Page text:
Power deal with Chhattisgarh to cost Telangana more Rs 1,050 crore

Hyderabad: Power sector experts said Telangana discoms’ 1,000-MW deal with Chhattisgarh would lead to an additional burden of over Rs 1,050 crore on consumers in the state every year.

The power purchase agreement runs for 12 years, which would mean a total burden of Rs12,600 crore over the period.

Experts and representatives of political parties faulted the TS discoms for taking the MoU route, instead of opting for competitive bidding. Because of this, the state may have to pay nearly `6 per unit to Chhattisgarh against Rs 4.15 per unit that it was paying Thermal Power Tech in a deal secured through the bidding process.

At a public hearing on Thursday, experts urged Telangana State Electricity Regulatory Commission Chairman Ismail Ali Khan and members L. Manohar Reddy and H. Srinivasulu to reject the PPA and spare consumers of higher tariff.

Mr K. Raghu, coordinator of the Telangana Electricity Employees Joint Action Committee, said the government had claimed the state would become power surplus by 2018-19. If that was so, the 12-year tenure of the PPA with Chhattisgarh was not justified.

TS Discoms need approval from the Central Transmission Utility for transmission of power from Chhattisgarh through the Wardha-Maheshwaram line. The 4,200-MW line would be partially complete in two years and completed by 2022. TS may be allotted limited transmission corridor as Tamil Nadu has already applied for significant capacity, he pointed out.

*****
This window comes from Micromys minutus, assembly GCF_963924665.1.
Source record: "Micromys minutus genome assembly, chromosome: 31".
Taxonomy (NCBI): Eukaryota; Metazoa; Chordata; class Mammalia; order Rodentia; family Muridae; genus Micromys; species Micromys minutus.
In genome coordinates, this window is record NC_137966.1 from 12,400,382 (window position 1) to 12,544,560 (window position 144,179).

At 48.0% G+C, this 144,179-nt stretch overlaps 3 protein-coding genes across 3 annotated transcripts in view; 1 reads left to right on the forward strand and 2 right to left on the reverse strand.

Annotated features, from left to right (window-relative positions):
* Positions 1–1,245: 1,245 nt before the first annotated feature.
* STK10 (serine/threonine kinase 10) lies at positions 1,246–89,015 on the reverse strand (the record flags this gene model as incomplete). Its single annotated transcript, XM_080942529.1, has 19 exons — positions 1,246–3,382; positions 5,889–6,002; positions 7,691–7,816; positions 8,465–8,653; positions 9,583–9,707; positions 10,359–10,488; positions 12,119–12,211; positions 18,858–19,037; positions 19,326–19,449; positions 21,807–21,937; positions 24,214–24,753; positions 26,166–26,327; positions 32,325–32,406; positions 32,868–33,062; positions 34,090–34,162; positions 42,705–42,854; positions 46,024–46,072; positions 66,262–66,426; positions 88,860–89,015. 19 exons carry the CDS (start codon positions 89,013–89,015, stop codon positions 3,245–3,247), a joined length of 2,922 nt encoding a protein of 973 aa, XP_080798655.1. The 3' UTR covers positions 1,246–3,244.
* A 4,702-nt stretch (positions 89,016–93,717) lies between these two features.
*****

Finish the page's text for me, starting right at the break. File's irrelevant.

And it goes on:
“Direct the TS Discoms to go for competitive bidding for purchase of power, if procurement from Chhattisgarh results in additional financial burden,” Mr Raghu told the commission.

Mr M. Venugopala Rao of the Centre for Power Studies said long-term PPAs should be entered with the power generator through competitive bidding, and not with the middleman, the discom, through an MoU.

He asked the commission to direct the TS discoms to make public the power load forecast plan.
He said the 1,000-MW deal was part of the state’s plans to be power surplus by 2018-19 with 24,000 MW capacity addition.

Replying to concerns raised by experts and representatives of political parties, he said the state needs the power to ensure 24×7 supply and nine-hour power to the agriculture sector.

On the fixed costs, he said the TS discoms would pay for the CTU-approved corridor transmission capacity. TS discom will submit the load forecast along with annual revenue returns.

TSERC chairman Ismail Ali Khan and members L. Manohar Reddy and H. Srinivasulu told the experts that a PPA agreement was mandatory to seek long-term open access from the CTU on the Wardha-Maheshwaram line.